The advent of summer triggers a garden-fresh craving for chef Hugh Acheson.
I grew up in Canada, a land of vivid seasons. Though not from a very culinary-minded family, I remember clearly the cadence of summer produce: when the first blueberries came, the arrival of tiny fraises des bois (wild strawberries that punctuate the forests of Ontario and Quebec), the plump blackberries that would come soon after, and the final push or raspberries, sweet from the heat in August. We knew that the good tomatoes arrived late in July and waited for the "peaches and cream" corn from the roadside stand—literally a truck with a bounty that would sell us some of the harvest from the Simpsons' family farm north of Toronto. At age 6, I knew the pattern of our agrarian community.
Savory summer is that time of tomatoes and corn and basil, all of which pile up in wonderful abundance a bit earlier now that I live in the American South. When you have bounty, you need a dish that is easy to prepare, that the whole brood enjoys multiple times in a week, yet will still pique palates and encapsulate the beauty and purity of the season. I make a simple salad about four times a week that is an ode to that trio of tomatoes, corn, and basil—a dish that my family eats up with gusto. It is a salad for hot nights with a cold simple beer. The tomatoes should be ripe and plump, the corn should be tender and cut from the cob right before eating, and the basil should be crimped from the tops of the plants, a cutting that allows them to keep on trucking through the remaining hot months of summer.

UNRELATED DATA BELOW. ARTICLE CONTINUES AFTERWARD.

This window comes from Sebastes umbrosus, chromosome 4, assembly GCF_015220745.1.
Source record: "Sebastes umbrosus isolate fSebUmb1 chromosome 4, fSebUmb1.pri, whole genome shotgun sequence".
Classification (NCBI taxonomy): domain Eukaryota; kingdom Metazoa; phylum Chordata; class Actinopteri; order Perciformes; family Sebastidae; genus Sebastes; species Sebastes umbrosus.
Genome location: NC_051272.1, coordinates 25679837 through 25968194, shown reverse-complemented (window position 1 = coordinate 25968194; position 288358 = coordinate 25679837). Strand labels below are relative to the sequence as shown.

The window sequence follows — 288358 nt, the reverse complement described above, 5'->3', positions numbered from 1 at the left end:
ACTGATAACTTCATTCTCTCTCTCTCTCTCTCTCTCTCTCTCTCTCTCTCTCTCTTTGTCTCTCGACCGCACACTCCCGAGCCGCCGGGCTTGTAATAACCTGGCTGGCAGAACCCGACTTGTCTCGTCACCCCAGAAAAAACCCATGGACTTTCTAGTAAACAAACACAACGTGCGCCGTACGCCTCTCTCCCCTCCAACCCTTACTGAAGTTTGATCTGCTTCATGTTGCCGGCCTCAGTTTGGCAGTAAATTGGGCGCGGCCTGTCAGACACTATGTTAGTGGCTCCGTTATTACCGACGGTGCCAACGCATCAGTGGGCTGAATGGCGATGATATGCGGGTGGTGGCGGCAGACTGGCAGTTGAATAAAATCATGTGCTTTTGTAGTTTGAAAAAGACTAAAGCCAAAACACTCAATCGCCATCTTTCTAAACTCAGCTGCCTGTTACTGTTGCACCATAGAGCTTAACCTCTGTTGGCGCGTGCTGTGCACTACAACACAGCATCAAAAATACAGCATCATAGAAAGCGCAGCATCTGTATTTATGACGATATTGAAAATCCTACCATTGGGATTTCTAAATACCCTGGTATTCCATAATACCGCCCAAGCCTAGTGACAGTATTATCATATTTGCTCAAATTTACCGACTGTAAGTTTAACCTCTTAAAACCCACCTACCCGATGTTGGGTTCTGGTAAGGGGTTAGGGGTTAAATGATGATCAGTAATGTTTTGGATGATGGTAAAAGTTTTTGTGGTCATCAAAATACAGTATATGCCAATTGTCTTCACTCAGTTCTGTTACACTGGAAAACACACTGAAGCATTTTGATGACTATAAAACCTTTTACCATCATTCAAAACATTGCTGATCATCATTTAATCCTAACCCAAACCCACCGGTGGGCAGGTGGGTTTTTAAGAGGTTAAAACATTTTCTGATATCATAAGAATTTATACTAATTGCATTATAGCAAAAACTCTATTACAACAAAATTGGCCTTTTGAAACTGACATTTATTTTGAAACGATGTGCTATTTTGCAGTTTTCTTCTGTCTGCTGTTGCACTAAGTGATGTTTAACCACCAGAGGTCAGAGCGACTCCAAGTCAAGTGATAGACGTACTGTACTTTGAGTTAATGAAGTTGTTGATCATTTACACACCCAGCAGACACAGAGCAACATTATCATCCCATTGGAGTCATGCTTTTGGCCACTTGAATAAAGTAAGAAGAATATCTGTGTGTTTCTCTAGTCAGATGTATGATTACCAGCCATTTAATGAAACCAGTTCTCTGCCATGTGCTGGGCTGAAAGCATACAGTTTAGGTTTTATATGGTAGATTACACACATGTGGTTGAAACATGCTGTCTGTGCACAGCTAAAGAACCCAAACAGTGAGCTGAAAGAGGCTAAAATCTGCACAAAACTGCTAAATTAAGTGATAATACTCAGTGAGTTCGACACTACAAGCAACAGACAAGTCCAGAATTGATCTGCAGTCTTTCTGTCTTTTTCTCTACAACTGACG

So in balancing the heady plumpness of tomatoes, the natural sweetness of corn, and the beautiful angular, peppery notes of fresh basil, we need a unifying vinaigrette—a marinating vehicle of great olive oil and puckery vinegar. I don't want citrus juice in this vinaigrette, as that sees contrary to what tomatoes meld with, and citrus has nothing to do with this seasonal bliss. But I do want the bold and bracing flavor of great red wine vinegar—bonus points if you make your own. I want big shavings of real Parmigiano-Reggiano cheese, not finely grated powder that would lump up with the vinaigrette. I want a hint of mustard and a secret little dollop of miso and soy sauce for an umami jolt that shows earthiness and makes you smile.
This should be a staple dish, an essential part of a summer spread. Welcome to 'mater country.
Corn, Tomato, and Basil Salad
While corn and tomatoes are at their peak later in the summer, you can enjoy this simple salad all season long. White miso—the kind that's lowest in sodium—adds a powerful umami punch to the mix, enhancing the meaty flavor that tomatoes and Parmigiano-Reggiano cheese provide. Salting the tomatoes and letting them stand draws out their juices so they'll meld with the dressing when you combine all the components.